January 19, 2019

THE SONG REMAINS THE SAME:

● Shot:

A hamburger a week, but no more — that’s about as much red meat people should eat to do what’s best for their health and the planet, according to a report seeking to overhaul the world’s diet.

Eggs should be limited to fewer than about four a week, the report says. Dairy foods should be about a serving a day, or less.

The report from a panel of nutrition, agriculture and environmental experts recommends a plant-based diet, based on previously published studies that have linked red meat to increased risk of health problems. It also comes amid recent studies of how eating habits affect the environment. Producing red meat takes up land and feed to raise cattle, which also emit the greenhouse gas methane.

—“The world needs a diet overhaul, expert panel says,” CBS News, Thursday.

● Chaser:

By the end of [1969], [lefty historian Douglas] Brinkley writes, “now that Neil Armstrong had walked on the Moon, Cronkite sensed that ecology would soon replace space exploration as the national obsession.” It certainly became, for a time, Cronkite’s obsession, often crowding out other more newsworthy stories during the critical year of 1970. At the beginning of the year, Cronkite jumped onboard the radical environmental movement wholeheartedly — “God damn it, we’ve got to get on this environmental story” — and as his producer Ron Bonn said at the time, “We wanted to grapple first with air pollution, the unbreathable air. But then we wanted to deal with the primary underlying problem, which was overpopulation.”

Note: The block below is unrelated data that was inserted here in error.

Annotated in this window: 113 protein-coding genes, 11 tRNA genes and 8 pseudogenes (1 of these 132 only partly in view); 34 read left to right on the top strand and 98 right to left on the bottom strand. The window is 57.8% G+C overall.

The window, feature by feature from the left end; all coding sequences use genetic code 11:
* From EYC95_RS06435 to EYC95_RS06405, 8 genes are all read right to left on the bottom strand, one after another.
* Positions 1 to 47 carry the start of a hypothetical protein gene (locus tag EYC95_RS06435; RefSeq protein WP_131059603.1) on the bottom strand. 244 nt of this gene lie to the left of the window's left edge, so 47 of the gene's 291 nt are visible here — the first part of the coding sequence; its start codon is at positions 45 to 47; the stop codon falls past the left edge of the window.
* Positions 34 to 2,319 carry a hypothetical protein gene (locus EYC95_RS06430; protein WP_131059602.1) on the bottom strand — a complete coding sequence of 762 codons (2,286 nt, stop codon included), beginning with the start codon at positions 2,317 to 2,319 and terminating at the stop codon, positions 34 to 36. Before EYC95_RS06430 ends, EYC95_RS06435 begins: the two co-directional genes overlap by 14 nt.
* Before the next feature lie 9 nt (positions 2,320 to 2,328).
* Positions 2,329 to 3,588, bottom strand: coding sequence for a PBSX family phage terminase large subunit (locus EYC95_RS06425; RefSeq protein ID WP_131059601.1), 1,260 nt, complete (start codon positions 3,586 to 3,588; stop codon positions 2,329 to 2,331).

In April of that year, two days before the first “Earth Day” Cronkite began a regular series on the CBS Evening News portentously titled, “Can The World Be Saved?,” as the American left first began to dial up the volume of its eco-crankery to 11. To accompany those segments, Bonn created a backdrop consisting of the legendary photograph the astronauts of Apollo 8 took of planet earth, with his hand placed in front of the photo clutching the globe. “We were trying to show humanity squeezing the Earth to death,” according to Bonn.

Brinkley notes that this photo quickly became informally known as “The Hand Job” amongst the backstage production crew of Cronkite’s broadcast, much to its true-believer host’s chagrin. “We’ll need the hand job, tonight!” Which in retrospect, seems like the perfect description of the masturbatory nature of radical environmentalism.

—“Walter Cronkite: Liberalism in the Guise of Objectivity,” quoting from Douglas Brinkley’s 2012 biography of Walter Cronkite, Ed Driscoll.com, March 16, 2014.

● Hangover: And That’s the Way It Was: In 1972, CBS’s Walter Cronkite Warned of ‘New Ice Age.’

NewsBusters, March 5, 2015.

As Glenn wrote last night, “It doesn’t matter what the problem is, the solution is always for us to give the government more money and power, while we eat less meat.”

No wonder that Sonny Bunch wrote a couple of weeks ago in the Washington Post,Environmentalists make good movie villains because they want to make your real life worse.”

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